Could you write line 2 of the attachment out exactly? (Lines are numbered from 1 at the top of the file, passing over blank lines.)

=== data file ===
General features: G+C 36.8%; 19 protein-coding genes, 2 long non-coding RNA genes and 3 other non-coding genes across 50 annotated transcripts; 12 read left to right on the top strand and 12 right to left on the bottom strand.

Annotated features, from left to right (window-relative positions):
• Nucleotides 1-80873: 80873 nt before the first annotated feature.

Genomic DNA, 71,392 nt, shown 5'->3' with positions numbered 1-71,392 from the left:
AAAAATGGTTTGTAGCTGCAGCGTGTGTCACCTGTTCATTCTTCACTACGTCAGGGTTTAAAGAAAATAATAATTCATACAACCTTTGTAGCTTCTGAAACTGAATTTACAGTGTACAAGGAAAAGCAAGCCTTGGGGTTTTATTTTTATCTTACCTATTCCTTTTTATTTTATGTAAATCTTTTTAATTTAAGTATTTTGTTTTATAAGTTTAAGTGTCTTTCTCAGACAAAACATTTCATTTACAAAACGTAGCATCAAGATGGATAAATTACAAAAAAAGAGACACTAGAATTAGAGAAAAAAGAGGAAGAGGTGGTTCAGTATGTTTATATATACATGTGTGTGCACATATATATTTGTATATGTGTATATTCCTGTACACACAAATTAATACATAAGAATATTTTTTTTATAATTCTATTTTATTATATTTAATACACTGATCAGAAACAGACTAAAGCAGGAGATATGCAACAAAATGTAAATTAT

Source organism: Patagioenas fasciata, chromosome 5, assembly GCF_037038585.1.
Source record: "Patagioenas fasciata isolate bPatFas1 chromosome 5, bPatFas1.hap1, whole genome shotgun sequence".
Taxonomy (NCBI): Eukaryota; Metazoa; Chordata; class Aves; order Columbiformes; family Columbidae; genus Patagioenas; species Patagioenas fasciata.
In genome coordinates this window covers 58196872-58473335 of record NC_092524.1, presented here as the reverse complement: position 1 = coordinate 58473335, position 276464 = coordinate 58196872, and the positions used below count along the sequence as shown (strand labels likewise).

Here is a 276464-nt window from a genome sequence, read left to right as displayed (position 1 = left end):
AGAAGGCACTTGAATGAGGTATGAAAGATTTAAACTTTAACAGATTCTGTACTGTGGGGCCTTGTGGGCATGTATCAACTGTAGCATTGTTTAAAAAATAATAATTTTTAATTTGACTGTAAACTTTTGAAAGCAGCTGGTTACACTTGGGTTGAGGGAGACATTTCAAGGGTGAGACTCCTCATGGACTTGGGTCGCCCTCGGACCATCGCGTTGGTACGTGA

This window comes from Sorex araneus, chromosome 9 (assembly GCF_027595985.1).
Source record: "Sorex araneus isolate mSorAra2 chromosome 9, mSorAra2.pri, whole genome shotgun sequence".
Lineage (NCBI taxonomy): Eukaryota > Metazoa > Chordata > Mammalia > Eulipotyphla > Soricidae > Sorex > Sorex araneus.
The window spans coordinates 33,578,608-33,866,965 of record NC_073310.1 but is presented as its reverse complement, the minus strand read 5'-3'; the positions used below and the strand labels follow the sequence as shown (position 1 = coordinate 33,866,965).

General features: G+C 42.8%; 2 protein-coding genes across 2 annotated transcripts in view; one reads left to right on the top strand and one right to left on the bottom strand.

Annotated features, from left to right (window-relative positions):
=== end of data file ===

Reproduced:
Annotated features, from left to right (window-relative positions):